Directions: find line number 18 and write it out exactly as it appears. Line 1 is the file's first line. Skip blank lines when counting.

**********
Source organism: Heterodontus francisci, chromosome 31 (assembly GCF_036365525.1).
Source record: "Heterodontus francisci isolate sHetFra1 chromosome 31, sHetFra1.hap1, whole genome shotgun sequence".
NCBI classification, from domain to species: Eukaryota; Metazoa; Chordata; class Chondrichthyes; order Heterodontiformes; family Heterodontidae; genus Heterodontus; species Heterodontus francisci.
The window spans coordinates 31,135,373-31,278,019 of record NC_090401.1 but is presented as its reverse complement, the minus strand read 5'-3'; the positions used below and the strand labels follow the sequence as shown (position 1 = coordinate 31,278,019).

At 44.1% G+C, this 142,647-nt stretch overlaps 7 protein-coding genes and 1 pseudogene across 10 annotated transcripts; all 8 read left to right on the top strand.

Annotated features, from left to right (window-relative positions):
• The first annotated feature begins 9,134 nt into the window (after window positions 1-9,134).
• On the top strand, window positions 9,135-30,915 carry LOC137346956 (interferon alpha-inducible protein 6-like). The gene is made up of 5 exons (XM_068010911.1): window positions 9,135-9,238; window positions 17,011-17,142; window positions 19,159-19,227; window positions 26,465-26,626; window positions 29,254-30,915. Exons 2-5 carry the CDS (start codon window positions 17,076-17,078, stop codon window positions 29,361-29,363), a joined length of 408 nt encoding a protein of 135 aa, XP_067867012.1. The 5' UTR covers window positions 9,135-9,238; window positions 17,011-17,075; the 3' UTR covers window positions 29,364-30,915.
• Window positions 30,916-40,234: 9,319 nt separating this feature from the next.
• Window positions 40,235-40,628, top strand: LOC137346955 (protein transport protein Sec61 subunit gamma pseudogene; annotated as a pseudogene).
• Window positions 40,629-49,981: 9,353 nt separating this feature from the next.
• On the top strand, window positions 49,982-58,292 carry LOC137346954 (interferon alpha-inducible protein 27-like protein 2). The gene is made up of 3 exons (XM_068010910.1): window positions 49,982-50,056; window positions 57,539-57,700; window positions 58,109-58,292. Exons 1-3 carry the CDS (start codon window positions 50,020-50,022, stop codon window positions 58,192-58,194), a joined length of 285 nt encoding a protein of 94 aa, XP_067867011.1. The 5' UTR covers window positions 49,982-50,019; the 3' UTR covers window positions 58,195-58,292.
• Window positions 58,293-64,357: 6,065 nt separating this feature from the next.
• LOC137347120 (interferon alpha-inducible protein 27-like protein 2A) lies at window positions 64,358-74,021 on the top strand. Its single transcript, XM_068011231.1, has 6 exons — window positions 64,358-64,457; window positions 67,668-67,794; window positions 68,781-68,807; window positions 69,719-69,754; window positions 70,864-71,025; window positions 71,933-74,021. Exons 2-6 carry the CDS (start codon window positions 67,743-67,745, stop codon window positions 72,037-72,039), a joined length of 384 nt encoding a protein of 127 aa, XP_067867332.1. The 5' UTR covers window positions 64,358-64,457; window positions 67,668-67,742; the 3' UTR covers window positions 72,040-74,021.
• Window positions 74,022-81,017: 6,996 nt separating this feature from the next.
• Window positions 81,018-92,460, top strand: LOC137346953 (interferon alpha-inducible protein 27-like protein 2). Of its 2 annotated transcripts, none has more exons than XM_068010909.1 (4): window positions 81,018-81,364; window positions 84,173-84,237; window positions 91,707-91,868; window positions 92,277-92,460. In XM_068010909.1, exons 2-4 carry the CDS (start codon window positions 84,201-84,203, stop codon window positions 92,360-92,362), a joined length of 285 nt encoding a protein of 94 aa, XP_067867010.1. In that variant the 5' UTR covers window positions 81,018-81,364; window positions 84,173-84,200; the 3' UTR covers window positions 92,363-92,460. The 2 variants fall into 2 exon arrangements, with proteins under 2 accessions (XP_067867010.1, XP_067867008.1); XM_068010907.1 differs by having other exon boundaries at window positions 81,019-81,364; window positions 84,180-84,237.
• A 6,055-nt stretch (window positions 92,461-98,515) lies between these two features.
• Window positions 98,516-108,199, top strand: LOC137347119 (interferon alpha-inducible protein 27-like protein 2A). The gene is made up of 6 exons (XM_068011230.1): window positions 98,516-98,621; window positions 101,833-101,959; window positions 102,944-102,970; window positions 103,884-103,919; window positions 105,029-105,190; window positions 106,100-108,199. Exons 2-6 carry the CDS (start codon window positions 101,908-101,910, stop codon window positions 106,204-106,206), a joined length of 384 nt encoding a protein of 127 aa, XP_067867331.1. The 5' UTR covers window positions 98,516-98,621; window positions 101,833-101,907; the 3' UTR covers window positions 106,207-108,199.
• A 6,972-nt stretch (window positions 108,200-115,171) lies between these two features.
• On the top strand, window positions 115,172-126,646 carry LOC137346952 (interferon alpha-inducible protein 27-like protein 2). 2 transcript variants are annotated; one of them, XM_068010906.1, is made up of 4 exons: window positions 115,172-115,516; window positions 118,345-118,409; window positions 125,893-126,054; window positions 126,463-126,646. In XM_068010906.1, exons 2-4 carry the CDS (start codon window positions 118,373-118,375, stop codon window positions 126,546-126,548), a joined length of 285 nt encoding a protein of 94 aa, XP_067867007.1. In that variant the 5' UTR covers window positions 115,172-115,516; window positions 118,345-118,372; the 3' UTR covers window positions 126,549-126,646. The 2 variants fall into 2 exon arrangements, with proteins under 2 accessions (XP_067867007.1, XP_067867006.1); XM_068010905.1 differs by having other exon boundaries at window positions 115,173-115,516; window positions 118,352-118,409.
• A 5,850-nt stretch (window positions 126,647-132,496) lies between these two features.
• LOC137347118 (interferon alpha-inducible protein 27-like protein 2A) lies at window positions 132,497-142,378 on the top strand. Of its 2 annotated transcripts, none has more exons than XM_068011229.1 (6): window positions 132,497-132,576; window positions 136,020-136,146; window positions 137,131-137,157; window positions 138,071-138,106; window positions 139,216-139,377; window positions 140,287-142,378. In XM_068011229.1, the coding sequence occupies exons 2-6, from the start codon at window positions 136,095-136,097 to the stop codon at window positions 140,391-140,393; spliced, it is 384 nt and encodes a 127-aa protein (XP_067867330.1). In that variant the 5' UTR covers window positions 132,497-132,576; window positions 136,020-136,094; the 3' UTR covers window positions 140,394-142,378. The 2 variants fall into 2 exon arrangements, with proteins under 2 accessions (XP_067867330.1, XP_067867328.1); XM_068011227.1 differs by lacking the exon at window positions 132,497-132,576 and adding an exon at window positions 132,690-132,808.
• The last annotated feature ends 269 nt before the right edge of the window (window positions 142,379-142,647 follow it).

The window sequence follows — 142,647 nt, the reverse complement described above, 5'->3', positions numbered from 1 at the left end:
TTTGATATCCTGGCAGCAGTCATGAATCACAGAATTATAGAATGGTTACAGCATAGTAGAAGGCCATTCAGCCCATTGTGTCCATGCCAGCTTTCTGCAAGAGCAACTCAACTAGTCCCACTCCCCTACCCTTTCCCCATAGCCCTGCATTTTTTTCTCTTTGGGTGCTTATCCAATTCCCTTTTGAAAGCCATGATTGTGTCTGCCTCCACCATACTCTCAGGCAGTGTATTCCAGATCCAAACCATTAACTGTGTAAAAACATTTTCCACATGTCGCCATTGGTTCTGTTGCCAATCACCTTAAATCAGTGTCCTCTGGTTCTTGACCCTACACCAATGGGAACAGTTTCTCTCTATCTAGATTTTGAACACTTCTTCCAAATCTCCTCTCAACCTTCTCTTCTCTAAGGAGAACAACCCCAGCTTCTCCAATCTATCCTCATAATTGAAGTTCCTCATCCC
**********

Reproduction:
• Window positions 98,516-108,199, top strand: LOC137347119 (interferon alpha-inducible protein 27-like protein 2A). The gene is made up of 6 exons (XM_068011230.1): window positions 98,516-98,621; window positions 101,833-101,959; window positions 102,944-102,970; window positions 103,884-103,919; window positions 105,029-105,190; window positions 106,100-108,199. Exons 2-6 carry the CDS (start codon window positions 101,908-101,910, stop codon window positions 106,204-106,206), a joined length of 384 nt encoding a protein of 127 aa, XP_067867331.1. The 5' UTR covers window positions 98,516-98,621; window positions 101,833-101,907; the 3' UTR covers window positions 106,207-108,199.